– Why MERS virus is so scary (CNN, June 2, 2013):
Editor’s note: Laurie Garrett is senior fellow for global health at the Council on Foreign Relations and a Pulitzer Prize-winning journalist.
(CNN) — The head of the World Health Organization warned the world this week of a new virus, awkwardly dubbed MERS-CoV, found in Saudi Arabia.
“Looking at the overall global situation, my greatest concern right now is the novel coronavirus,” Margaret Chan said, calling it “a threat to the entire world.”
“We understand too little about this virus when viewed against the magnitude of its potential threat,” the director general said in her closing speech to the 66th session of the World Health Assembly. “Any new disease that is emerging faster than our understanding is never under control.
“These are alarm bells and we must respond. The novel coronavirus is not a problem that any single affected country can keep to itself or manage all by itself.”
With just 49 cases of the new disease reported since June 2012, it may seem puzzling that Chan named the Middle Eastern Respiratory Syndrome coronavirus — MERS CoV or MERS for short — the greatest threat to world health today.
But Hong Kong-born Chan can be forgiven a strong reaction. After all, she managed the response to SARS there in 2003, and MERS is a close genetic cousin. At least 8,000 people in 30 countries contracted SARS in 2003; 774 died of the disease.
No doubt her sense of urgency also stems from the apparently high mortality rate: To date, 27 of the 49 people who have caught the disease have perished, or 52%. Although the majority of illnesses have been in the Saudi Arabia, cases have emerged in seven countries.
Similarities between the SARS and MERS viruses are more than genetic. Both cause acute respiratory distress syndrome, or ARDS, and trigger reactions in the human immune system that are so severe, organs throughout the body are devastated — collateral damage in an overly vigorous battle with the microbes. Both viruses spread between people through close contact, putting family caregivers and health care workers at risk for infection.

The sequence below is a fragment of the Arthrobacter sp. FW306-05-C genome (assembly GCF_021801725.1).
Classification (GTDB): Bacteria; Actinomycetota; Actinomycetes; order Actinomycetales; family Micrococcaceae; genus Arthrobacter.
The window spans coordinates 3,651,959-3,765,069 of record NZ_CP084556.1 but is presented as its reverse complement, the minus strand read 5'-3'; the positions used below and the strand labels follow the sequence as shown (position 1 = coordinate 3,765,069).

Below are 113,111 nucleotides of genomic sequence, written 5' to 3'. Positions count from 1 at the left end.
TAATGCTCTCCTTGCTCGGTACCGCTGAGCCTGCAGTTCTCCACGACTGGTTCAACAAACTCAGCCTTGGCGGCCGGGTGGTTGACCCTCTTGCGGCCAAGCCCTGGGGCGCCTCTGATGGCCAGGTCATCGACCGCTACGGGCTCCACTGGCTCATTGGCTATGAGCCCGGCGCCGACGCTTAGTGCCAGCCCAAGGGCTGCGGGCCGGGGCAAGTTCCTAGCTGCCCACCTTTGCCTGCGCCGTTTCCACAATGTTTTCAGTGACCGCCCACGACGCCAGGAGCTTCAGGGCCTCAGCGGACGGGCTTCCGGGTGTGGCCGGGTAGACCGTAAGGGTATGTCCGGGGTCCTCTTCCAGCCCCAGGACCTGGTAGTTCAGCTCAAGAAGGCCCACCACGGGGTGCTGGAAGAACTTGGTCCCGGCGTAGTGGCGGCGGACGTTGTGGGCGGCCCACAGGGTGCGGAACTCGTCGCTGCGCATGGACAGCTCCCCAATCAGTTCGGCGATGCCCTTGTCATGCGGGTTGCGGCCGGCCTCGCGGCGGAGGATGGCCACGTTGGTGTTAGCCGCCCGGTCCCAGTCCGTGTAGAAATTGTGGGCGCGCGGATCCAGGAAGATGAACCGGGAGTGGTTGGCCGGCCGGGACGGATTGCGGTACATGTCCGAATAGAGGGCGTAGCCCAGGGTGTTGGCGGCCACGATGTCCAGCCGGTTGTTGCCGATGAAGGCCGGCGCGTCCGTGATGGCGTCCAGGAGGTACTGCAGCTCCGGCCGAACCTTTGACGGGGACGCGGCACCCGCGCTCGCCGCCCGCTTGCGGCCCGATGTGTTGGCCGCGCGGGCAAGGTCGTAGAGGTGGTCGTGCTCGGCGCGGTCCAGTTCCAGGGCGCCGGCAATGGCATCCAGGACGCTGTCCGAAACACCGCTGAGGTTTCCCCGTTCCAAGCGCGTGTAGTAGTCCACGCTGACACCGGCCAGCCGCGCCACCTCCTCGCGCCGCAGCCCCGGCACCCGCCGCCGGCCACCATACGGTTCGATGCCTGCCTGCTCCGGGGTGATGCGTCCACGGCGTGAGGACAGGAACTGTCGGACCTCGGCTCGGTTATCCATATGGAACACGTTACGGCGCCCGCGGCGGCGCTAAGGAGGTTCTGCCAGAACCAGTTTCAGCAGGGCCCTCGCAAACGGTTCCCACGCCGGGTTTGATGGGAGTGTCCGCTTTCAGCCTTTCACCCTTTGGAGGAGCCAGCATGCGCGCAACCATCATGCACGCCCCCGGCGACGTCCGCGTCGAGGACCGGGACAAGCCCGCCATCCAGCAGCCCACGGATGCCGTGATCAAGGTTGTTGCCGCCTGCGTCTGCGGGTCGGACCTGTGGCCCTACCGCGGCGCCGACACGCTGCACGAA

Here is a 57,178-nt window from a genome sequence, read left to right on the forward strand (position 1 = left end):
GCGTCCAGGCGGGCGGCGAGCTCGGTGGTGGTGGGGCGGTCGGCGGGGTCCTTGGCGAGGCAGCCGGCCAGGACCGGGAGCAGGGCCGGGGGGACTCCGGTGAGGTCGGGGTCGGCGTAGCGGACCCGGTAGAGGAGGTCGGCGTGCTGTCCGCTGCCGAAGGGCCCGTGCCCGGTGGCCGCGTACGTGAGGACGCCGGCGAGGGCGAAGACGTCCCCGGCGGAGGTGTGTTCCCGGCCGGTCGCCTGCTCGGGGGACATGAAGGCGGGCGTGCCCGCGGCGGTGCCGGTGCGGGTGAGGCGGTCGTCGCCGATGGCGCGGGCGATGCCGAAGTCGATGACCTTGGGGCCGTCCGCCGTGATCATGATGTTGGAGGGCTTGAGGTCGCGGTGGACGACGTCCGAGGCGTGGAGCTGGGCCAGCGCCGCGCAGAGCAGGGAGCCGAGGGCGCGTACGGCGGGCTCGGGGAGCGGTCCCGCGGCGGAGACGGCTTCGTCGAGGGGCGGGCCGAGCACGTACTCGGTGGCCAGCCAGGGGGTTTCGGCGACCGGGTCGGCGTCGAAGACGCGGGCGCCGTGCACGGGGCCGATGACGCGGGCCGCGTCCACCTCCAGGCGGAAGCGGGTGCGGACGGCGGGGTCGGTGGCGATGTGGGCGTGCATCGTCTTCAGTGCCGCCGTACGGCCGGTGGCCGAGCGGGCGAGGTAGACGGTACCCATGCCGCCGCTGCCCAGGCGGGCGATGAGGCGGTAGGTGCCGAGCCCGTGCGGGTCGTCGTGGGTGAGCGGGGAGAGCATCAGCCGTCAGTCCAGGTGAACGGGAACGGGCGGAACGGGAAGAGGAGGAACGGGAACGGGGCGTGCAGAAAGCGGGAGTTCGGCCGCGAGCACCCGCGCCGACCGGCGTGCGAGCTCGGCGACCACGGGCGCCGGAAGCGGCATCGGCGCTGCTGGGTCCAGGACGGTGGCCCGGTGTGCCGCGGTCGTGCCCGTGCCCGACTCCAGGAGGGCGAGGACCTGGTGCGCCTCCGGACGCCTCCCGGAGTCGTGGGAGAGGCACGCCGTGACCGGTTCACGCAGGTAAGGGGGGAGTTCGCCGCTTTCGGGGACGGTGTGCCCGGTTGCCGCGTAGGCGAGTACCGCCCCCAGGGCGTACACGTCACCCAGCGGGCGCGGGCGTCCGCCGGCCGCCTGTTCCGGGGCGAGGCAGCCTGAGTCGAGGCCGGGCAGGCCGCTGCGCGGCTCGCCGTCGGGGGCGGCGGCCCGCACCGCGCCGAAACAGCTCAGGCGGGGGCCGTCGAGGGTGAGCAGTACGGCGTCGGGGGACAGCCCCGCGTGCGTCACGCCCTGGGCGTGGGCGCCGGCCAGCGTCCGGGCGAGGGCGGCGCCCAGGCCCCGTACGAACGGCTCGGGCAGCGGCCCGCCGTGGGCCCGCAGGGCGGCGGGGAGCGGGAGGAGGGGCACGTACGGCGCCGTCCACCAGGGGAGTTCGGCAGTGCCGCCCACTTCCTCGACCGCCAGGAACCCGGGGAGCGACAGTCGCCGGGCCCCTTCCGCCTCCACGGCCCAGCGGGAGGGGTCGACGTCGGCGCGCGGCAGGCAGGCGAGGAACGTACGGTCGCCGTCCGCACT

In April, for example, according to a report in the British medical journal The Lancet, a French man who had traveled to Dubai fell ill with the disease in France, although it wasn’t diagnosed immediately. Another patient who shared the first man’s hospital room caught the disease. The first man died on May 28; the second remains in intensive care.
A new report in the New England Journal of Medicine offers a glimpse of the depth of mystery shrouding MERS. A team of Saudi Ministry of Health researchers describe a November outbreak in a Riyadh urban household of 28 extended family members, four of whom — all men — contracted MERS.
The cluster of cases in this family presents a list of mysteries: Why were all the sick and dead men? With 28 people in this three-building urban household, why were these four infected, and the other 24 spared? The family lived in a big city, had no animals, ate supermarket food and had jobs that offered no contact with the virus. How did they catch MERS?
Until researchers can determine what animal is the natural host of the virus, and how MERS spreads from the host to humans, each new outbreak is dangerous and mysterious. The science is still unfolding.
Meanwhile, the WHO and world health community watch, anxiously, recalling how swiftly the SARS outbreak that started in southern China in December 2002 exploded a month later across Asia, Canada, and on, eventually hitting 30 countries.
Sadly, resources for confronting such outbreaks have decreased since the 2008 financial crisis, and MERS has emerged in one of the most difficult regions in the world. Were the virus to reach any of the refugee camps that house more than 2 million Syrian refugees, a genuine pandemic could ensue.